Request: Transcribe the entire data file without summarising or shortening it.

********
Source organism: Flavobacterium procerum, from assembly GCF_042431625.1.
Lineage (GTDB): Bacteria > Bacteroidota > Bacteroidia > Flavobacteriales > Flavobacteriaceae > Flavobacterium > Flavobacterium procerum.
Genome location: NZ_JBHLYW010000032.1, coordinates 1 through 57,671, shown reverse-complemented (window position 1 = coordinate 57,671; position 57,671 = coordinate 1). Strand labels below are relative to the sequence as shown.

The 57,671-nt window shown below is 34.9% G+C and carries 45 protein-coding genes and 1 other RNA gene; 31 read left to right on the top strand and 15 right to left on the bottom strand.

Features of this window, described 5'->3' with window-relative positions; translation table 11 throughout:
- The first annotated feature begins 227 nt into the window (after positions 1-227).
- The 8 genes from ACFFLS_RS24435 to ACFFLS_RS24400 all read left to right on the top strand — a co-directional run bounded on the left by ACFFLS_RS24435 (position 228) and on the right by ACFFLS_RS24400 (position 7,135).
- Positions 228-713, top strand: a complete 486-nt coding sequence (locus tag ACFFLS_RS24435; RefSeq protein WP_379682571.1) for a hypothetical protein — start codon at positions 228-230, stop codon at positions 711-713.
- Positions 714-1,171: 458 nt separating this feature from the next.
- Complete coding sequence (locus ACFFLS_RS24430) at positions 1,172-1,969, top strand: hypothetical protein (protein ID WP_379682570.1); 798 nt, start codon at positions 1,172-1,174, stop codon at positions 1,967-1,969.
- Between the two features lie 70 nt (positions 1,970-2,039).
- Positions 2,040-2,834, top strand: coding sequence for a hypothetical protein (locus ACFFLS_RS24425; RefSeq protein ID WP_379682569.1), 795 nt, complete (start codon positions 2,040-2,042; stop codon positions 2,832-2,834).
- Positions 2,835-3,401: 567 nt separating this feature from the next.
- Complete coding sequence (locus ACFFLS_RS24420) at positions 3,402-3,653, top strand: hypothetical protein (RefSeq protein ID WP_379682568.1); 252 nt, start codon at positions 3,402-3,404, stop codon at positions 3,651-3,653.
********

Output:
Source organism: Flavobacterium procerum, from assembly GCF_042431625.1.
Lineage (GTDB): Bacteria > Bacteroidota > Bacteroidia > Flavobacteriales > Flavobacteriaceae > Flavobacterium > Flavobacterium procerum.
Genome location: NZ_JBHLYW010000032.1, coordinates 1 through 57,671, shown reverse-complemented (window position 1 = coordinate 57,671; position 57,671 = coordinate 1). Strand labels below are relative to the sequence as shown.

The 57,671-nt window shown below is 34.9% G+C and carries 45 protein-coding genes and 1 other RNA gene; 31 read left to right on the top strand and 15 right to left on the bottom strand.

Features of this window, described 5'->3' with window-relative positions; translation table 11 throughout:
- The first annotated feature begins 227 nt into the window (after positions 1-227).
- The 8 genes from ACFFLS_RS24435 to ACFFLS_RS24400 all read left to right on the top strand — a co-directional run bounded on the left by ACFFLS_RS24435 (position 228) and on the right by ACFFLS_RS24400 (position 7,135).
- Positions 228-713, top strand: a complete 486-nt coding sequence (locus tag ACFFLS_RS24435; RefSeq protein WP_379682571.1) for a hypothetical protein — start codon at positions 228-230, stop codon at positions 711-713.
- Positions 714-1,171: 458 nt separating this feature from the next.
- Complete coding sequence (locus ACFFLS_RS24430) at positions 1,172-1,969, top strand: hypothetical protein (protein ID WP_379682570.1); 798 nt, start codon at positions 1,172-1,174, stop codon at positions 1,967-1,969.
- Between the two features lie 70 nt (positions 1,970-2,039).
- Positions 2,040-2,834, top strand: coding sequence for a hypothetical protein (locus ACFFLS_RS24425; RefSeq protein ID WP_379682569.1), 795 nt, complete (start codon positions 2,040-2,042; stop codon positions 2,832-2,834).
- Positions 2,835-3,401: 567 nt separating this feature from the next.
- Complete coding sequence (locus ACFFLS_RS24420) at positions 3,402-3,653, top strand: hypothetical protein (RefSeq protein ID WP_379682568.1); 252 nt, start codon at positions 3,402-3,404, stop codon at positions 3,651-3,653.